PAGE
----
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If you’re deciding between zero-interest credit card offers, it can be difficult to know what to focus on: the one with the longest 0% APR period, the one with a lower ongoing interest rate, or one that’s somewhere in the middle.
To help you compare intro APR offers, we’ve developed a measurement called “true interest cost.” It takes into account both the length of the 0% APR period and the ongoing rate, as well as how you plan to use the card, to make the best recommendation possible.
What does “true interest” mean?
We believe that the best way to compare low-interest cards is to average out the interest rate you’ll pay over the lifetime of the card (or, if you prefer, the length of time you’ll carry a balance). That way, someone who will have the card (or carry a balance) for just a short time will see cards with long 0% APR periods, while someone who’s going to be in it for the long haul will probably see cards with lower ongoing rates, even if they have shorter or no introductory rates.
Here’s how we calculate the true interest cost on our low interest credit card comparison tool:
Let’s compare two cards: Card A, which has a 12-month introductory period and a 15% ongoing APR; and Card B, which has no introductory APR period but has an 8% ongoing APR.
Alice is planning to make a big purchase and thinks she can pay it off within two years. After that, she doesn’t think she’ll carry a balance on her card. Her true interest cost for Card A would be 7.5% and her cost for Card B would be 8%. Card A would be a better option for Alice.
Bob, on the other hand, is planning to use his card for a long time. He usually carries a balance and doesn’t see that changing in the next four years. His true interest cost for Card A would be 11.25% and his cost for Card B would still be 8%. Because he’s keeping the card for a longer period of time, he’s better off with Card B.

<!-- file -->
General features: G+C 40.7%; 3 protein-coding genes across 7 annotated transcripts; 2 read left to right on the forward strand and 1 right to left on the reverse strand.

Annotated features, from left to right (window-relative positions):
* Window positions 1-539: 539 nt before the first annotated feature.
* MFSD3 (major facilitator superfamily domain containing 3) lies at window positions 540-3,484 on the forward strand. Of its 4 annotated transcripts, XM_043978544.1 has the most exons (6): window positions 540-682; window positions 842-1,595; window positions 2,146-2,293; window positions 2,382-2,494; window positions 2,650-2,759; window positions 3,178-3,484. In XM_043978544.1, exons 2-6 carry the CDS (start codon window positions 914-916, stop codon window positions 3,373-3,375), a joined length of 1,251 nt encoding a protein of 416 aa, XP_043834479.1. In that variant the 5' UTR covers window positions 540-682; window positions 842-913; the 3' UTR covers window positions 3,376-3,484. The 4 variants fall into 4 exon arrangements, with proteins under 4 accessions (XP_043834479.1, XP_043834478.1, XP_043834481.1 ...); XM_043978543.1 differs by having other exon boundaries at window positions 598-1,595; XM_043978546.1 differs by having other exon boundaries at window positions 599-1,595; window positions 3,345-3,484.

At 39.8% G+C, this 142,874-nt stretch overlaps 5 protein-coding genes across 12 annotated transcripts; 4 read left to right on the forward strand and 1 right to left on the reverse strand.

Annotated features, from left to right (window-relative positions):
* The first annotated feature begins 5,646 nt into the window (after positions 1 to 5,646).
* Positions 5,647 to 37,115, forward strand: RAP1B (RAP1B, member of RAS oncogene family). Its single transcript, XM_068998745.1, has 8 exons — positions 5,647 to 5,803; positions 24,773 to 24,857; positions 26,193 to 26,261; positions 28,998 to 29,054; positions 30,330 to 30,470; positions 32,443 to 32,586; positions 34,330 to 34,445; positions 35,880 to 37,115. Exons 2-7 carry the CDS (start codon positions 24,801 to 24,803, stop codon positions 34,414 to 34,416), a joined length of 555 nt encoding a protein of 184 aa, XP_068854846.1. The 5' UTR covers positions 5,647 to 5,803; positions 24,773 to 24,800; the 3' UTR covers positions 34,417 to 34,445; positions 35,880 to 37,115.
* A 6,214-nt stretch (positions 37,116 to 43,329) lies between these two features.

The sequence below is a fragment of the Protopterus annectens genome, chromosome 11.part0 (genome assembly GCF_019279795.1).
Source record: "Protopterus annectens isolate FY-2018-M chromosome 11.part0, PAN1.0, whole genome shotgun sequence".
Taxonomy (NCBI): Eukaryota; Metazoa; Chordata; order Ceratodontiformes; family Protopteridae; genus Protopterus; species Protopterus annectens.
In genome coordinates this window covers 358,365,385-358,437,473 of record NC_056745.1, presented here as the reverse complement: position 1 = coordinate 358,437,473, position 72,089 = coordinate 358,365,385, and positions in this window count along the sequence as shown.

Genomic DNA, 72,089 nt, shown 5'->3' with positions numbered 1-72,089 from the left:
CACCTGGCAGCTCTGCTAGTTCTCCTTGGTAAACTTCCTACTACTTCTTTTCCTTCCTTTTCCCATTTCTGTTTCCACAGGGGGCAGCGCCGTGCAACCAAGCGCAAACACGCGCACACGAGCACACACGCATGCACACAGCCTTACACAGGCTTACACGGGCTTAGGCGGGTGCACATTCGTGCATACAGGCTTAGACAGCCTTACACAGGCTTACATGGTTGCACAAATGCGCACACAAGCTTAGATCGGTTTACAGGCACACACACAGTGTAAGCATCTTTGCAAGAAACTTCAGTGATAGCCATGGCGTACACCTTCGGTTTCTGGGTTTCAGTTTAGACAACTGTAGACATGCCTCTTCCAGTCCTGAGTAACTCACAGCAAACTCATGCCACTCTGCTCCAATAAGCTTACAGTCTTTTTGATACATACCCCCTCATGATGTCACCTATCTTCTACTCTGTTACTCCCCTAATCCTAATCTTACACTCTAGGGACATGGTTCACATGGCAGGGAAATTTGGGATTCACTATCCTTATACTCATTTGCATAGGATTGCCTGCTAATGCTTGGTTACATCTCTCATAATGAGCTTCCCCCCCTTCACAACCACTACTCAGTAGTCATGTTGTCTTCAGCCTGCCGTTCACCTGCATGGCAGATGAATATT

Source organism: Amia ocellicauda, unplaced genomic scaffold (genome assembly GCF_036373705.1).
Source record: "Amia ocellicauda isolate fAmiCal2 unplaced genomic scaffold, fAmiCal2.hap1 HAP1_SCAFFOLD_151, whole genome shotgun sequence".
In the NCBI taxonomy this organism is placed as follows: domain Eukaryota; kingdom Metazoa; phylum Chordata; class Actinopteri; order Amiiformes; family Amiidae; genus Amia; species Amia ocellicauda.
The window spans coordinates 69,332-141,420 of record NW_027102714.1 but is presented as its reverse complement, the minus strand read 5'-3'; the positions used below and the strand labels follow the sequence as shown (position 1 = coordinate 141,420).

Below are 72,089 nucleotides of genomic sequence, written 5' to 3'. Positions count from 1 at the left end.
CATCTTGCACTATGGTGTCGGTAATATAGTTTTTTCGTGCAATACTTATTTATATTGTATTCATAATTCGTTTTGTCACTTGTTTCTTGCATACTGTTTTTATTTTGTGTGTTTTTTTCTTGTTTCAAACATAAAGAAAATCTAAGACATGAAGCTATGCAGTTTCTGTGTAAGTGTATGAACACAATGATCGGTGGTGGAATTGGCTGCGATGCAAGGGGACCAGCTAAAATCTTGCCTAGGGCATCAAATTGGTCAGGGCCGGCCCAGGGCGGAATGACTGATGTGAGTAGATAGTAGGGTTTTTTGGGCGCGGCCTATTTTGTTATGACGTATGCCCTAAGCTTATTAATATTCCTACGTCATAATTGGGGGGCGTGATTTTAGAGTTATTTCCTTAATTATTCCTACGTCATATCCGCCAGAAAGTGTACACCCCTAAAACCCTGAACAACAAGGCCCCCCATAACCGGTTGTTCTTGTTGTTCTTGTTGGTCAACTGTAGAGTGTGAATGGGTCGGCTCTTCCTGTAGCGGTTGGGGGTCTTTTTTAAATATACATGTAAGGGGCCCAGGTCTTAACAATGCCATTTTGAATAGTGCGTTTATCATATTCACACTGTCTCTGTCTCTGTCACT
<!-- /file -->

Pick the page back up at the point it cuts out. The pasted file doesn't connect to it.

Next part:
Calculating your own true interest cost with our comparison tool
Here’s how to use our low-interest credit card finder to calculate your own true interest cost.
- Head to our comparison tool.
- Click on the symbol next to the “True Interest Cost” column.
- Under the “Customize & Recalculate” header, move the slider to reflect however long you plan to carry a balance on the card (the default is two years).
- Hit “Recalculate” to refresh your results.
Where does the forumula fall short?
Unfortunately, the true interest cost isn’t a perfect measure. One important caveat is that if you’re paying off credit card debt, the interest rate is most influential early on, because the outstanding balance is higher. If you’re paying off a $10,000 debt, a 15% interest rate will matter much more early on than if it kicks in later, when your debt’s nearly paid off. If you’re using your low interest card to pay off a big purchase rather than for a steady amount of debt, our calculator will understate the value of 0% interest cards.
Another consideration is that you may decide to transfer your balance when the zero-interest period ends. In that case, you’d want to go for the longest 0% APR period you can.
Finally, you may plan to pay off your debt within a certain timeframe but be unable to do so. In that case, a card with a lower ongoing rate might be better than a card with a 0% period but a higher ongoing rate.
Image via iStock.